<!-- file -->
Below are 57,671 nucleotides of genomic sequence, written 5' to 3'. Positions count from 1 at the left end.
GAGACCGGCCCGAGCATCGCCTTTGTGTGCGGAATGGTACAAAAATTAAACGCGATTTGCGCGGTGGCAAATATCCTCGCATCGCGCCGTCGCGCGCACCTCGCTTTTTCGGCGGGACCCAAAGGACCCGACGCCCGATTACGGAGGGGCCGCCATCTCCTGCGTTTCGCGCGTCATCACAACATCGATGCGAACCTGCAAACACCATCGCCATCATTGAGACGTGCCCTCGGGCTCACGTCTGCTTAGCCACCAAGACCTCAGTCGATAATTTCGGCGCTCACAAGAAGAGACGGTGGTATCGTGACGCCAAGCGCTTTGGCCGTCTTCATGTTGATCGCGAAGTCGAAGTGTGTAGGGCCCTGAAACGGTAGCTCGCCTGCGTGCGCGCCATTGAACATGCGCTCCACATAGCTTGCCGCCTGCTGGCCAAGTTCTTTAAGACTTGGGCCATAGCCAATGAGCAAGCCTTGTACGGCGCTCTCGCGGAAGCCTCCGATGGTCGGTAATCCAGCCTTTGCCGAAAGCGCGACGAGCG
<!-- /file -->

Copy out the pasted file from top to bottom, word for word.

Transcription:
Below are 57,671 nucleotides of genomic sequence, written 5' to 3'. Positions count from 1 at the left end.
GAGACCGGCCCGAGCATCGCCTTTGTGTGCGGAATGGTACAAAAATTAAACGCGATTTGCGCGGTGGCAAATATCCTCGCATCGCGCCGTCGCGCGCACCTCGCTTTTTCGGCGGGACCCAAAGGACCCGACGCCCGATTACGGAGGGGCCGCCATCTCCTGCGTTTCGCGCGTCATCACAACATCGATGCGAACCTGCAAACACCATCGCCATCATTGAGACGTGCCCTCGGGCTCACGTCTGCTTAGCCACCAAGACCTCAGTCGATAATTTCGGCGCTCACAAGAAGAGACGGTGGTATCGTGACGCCAAGCGCTTTGGCCGTCTTCATGTTGATCGCGAAGTCGAAGTGTGTAGGGCCCTGAAACGGTAGCTCGCCTGCGTGCGCGCCATTGAACATGCGCTCCACATAGCTTGCCGCCTGCTGGCCAAGTTCTTTAAGACTTGGGCCATAGCCAATGAGCAAGCCTTGTACGGCGCTCTCGCGGAAGCCTCCGATGGTCGGTAATCCAGCCTTTGCCGAAAGCGCGACGAGCG